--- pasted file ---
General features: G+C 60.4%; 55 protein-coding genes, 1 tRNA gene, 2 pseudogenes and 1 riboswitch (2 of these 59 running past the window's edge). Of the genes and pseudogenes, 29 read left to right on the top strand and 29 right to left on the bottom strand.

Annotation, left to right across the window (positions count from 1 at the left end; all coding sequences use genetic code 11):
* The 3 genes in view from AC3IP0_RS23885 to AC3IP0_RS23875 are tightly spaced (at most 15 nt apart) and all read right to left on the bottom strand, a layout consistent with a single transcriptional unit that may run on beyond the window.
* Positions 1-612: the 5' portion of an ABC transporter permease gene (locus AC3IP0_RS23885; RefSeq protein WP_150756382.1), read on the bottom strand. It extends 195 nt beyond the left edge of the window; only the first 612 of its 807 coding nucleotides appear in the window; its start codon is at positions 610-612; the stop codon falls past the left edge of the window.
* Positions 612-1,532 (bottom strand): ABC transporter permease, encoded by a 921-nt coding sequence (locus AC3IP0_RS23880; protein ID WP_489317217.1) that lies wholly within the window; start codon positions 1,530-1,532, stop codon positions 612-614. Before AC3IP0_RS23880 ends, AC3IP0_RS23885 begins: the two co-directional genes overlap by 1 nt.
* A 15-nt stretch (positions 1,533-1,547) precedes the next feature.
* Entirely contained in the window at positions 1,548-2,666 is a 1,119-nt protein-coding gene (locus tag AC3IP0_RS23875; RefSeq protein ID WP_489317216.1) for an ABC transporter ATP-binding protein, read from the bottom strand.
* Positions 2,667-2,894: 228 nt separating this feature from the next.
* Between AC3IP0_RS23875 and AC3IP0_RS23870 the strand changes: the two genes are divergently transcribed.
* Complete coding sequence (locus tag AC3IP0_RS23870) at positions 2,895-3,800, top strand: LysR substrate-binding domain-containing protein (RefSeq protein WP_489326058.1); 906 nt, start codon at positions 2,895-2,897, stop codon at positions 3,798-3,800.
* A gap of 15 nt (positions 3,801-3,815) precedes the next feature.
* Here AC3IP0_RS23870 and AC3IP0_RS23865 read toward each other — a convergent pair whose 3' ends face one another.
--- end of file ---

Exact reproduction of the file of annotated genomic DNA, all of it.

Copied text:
General features: G+C 60.4%; 55 protein-coding genes, 1 tRNA gene, 2 pseudogenes and 1 riboswitch (2 of these 59 running past the window's edge). Of the genes and pseudogenes, 29 read left to right on the top strand and 29 right to left on the bottom strand.

Annotation, left to right across the window (positions count from 1 at the left end; all coding sequences use genetic code 11):
* The 3 genes in view from AC3IP0_RS23885 to AC3IP0_RS23875 are tightly spaced (at most 15 nt apart) and all read right to left on the bottom strand, a layout consistent with a single transcriptional unit that may run on beyond the window.
* Positions 1-612: the 5' portion of an ABC transporter permease gene (locus AC3IP0_RS23885; RefSeq protein WP_150756382.1), read on the bottom strand. It extends 195 nt beyond the left edge of the window; only the first 612 of its 807 coding nucleotides appear in the window; its start codon is at positions 610-612; the stop codon falls past the left edge of the window.
* Positions 612-1,532 (bottom strand): ABC transporter permease, encoded by a 921-nt coding sequence (locus AC3IP0_RS23880; protein ID WP_489317217.1) that lies wholly within the window; start codon positions 1,530-1,532, stop codon positions 612-614. Before AC3IP0_RS23880 ends, AC3IP0_RS23885 begins: the two co-directional genes overlap by 1 nt.
* A 15-nt stretch (positions 1,533-1,547) precedes the next feature.
* Entirely contained in the window at positions 1,548-2,666 is a 1,119-nt protein-coding gene (locus tag AC3IP0_RS23875; RefSeq protein ID WP_489317216.1) for an ABC transporter ATP-binding protein, read from the bottom strand.
* Positions 2,667-2,894: 228 nt separating this feature from the next.
* Between AC3IP0_RS23875 and AC3IP0_RS23870 the strand changes: the two genes are divergently transcribed.
* Complete coding sequence (locus tag AC3IP0_RS23870) at positions 2,895-3,800, top strand: LysR substrate-binding domain-containing protein (RefSeq protein WP_489326058.1); 906 nt, start codon at positions 2,895-2,897, stop codon at positions 3,798-3,800.
* A gap of 15 nt (positions 3,801-3,815) precedes the next feature.
* Here AC3IP0_RS23870 and AC3IP0_RS23865 read toward each other — a convergent pair whose 3' ends face one another.